August 11, 2022 by Michael Carney

The disciples had been watching their Master immersed in prayer, sitting in silence for long periods of time, and they’d learned not to interrupt. Jesus regularly went off by himself before the first light of day, seeking a deserted place to commune with the Creator. The disciples could feel the power of those times and yearned to experience that for themselves. “Lord,” they asked, “teach us to pray.” (Luke 11:1)

So Jesus gave them some words of prayer: calling on God’s Name, proclaiming the coming of a holy kingdom and their dependence on the Creator, seeking forgiveness “for we forgive everyone,” and asking for help when trials come. This simple version of the Lord’s Prayer (expanded in the Gospel of Matthew) has such an impact that we still say it today. It probably wasn’t new to the disciples—we can all use a reminder—but from their disappointed looks, something more was needed.

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August 10, 2022 by Donald Romanik

As I write this blog I am in Abilene, Texas with my wife, Margaret, visiting our son David and his family – part of a month-long road trip during my six-week sabbatical. (David is Rector of the Church of the Heavenly Rest in the Diocese of Northwest Texas.) Our first stop from Connecticut was western Maryland, where Margaret’s brother hosted the annual family reunion followed by a visit with old friends from Hartford in Oklahoma. While there will be stops along the way, the next few weeks will include additional visits with family and friends in South Carolina and Virginia. All these summer gatherings continue to be wonderful opportunities for relaxation, refreshment, and reconnection.

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August 4, 2022 by Craig Townsend

After five years of ordained ministry in parishes, and three teaching in a private school in New York City, I decided I would like to teach in one of the Episcopal seminaries. For that I would need a deeper academic background, so I pursued a Ph.D. in American Religious History at Harvard, specializing in 19th-century Episcopal history. I was especially interested in looking at the interaction of religion and culture. I was supported in this work for three years by a Fellows grant from the Episcopal Church Foundation. For my dissertation, I looked for the story of a church in an anomalous relationship to its diocese, thinking this would open a window into the religion and culture of the period. Soon I discovered St. Philip’s Church of New York City, the second Black Episcopal congregation in the country. St. Philip’s was listed in the annual diocesan journal for decades as “(colored - not in union with the diocese),” with occasional minor variations in wording. But no Episcopal parish can exist outside of the diocesan structure! My dissertation thus became the story of the 40-plus-year struggle of St. Philip’s to move from its founding in 1809, through the ordination of Peter Williams as the second Black priest in the denomination, to a regular worship life with the Book of Common Prayer and visitations by bishops, to only finally having its delegation admitted to the diocesan convention in 1853. It was a fascinating story with a great cast of characters, and after I spent a couple summers re-writing it into a more narrative form, it was published in 2005 by Columbia University Press as Faith in Their Own Color: Black Episcopalians in Antebellum New York City.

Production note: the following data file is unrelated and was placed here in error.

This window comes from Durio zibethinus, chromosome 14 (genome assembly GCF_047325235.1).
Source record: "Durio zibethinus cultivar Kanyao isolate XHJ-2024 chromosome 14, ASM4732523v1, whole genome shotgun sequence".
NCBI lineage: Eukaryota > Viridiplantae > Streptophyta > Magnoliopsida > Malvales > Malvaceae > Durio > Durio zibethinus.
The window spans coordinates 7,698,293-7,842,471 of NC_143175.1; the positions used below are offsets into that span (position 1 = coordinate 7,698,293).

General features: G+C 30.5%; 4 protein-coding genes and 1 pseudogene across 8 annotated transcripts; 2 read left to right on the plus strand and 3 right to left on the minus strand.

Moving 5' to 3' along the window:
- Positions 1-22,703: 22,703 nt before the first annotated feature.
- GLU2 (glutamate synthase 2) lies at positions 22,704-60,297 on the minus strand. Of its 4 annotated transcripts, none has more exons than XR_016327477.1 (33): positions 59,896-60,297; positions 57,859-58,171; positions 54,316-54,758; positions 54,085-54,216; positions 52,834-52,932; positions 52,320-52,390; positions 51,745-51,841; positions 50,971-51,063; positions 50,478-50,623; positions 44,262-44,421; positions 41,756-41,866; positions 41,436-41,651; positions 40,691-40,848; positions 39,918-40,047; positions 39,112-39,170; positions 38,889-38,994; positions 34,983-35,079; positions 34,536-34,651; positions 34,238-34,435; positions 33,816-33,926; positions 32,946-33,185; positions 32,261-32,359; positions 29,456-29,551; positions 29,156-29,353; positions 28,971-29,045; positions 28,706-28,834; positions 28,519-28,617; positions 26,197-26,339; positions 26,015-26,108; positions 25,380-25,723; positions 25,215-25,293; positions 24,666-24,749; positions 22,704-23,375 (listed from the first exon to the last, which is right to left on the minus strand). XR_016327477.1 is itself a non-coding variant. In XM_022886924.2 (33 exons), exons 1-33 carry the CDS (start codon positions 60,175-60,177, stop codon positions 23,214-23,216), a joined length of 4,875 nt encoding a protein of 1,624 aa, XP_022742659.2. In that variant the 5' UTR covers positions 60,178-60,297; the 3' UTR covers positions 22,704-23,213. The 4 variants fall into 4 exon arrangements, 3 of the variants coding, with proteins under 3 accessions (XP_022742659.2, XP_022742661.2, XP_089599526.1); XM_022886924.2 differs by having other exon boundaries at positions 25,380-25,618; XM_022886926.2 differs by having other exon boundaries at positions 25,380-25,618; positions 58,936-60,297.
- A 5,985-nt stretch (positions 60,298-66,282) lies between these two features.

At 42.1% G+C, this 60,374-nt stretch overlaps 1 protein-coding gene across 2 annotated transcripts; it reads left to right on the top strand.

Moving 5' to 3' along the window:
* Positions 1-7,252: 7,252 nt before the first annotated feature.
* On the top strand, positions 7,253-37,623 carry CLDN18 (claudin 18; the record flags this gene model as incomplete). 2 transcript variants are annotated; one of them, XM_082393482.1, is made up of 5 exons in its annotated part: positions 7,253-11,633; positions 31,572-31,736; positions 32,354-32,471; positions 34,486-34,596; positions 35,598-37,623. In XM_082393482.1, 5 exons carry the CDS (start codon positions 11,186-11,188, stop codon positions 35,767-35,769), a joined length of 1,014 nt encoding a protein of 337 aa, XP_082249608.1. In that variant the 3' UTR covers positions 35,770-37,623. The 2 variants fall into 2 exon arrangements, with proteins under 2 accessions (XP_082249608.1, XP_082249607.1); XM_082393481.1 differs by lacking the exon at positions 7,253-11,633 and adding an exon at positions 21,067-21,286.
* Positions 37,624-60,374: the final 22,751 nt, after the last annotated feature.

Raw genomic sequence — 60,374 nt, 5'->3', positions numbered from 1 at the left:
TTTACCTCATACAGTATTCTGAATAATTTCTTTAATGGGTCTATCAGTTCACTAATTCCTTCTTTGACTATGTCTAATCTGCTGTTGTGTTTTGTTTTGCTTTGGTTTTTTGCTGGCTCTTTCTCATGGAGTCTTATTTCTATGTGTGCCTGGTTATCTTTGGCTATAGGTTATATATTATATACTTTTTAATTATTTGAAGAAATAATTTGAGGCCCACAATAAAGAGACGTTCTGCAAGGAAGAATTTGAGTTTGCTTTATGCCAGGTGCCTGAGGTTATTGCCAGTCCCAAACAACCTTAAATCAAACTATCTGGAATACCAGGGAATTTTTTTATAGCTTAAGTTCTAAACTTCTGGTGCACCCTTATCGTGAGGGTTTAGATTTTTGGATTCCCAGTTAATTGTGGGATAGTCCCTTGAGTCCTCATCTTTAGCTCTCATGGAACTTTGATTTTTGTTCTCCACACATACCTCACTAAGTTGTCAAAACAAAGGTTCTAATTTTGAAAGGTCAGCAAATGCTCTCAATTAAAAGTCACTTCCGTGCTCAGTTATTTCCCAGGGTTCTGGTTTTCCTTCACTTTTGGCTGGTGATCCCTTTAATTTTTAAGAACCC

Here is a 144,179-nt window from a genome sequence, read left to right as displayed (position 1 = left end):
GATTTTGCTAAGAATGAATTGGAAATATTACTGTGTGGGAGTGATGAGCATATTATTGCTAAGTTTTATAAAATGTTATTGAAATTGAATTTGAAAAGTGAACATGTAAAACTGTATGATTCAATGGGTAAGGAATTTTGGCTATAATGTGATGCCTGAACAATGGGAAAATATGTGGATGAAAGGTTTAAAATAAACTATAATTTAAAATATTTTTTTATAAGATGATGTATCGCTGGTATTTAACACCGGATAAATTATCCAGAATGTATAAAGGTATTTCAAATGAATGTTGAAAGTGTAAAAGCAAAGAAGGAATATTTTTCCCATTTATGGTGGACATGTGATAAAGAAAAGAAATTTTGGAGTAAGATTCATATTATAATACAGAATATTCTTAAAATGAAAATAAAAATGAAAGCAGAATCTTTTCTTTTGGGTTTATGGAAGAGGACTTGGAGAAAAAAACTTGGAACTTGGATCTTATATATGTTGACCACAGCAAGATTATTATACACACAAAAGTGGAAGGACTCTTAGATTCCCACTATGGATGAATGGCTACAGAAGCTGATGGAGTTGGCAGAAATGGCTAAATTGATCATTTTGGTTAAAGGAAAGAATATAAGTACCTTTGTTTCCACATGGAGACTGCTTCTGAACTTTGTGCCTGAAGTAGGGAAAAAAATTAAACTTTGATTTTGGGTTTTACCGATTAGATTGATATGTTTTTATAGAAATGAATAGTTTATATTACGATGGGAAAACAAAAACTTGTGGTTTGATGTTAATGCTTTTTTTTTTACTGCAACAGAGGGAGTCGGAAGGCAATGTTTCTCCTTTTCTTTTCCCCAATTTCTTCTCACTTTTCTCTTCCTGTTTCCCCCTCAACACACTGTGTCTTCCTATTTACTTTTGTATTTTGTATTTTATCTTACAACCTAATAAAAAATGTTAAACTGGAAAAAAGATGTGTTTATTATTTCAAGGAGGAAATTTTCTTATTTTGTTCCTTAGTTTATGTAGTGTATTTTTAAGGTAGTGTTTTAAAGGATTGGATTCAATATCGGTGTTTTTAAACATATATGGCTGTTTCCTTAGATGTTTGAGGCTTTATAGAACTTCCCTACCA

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August 1, 2022 by Hannah Armidon

We live in a glut of information. Practically anyone can find any information or opinion that they wish if they put a few minutes of effort into it. As a result, people tend to mistrust scholarship. “I can think for myself!” is the constant refrain. Or, as I saw recently on Facebook, “We are all theologians by right of our baptism.”

In such a world, why on earth would I put the time, money, and effort into becoming a scholar? Why would anyone listen to a theologian?

The truth is: theological scholarship is so much more than just reading books.

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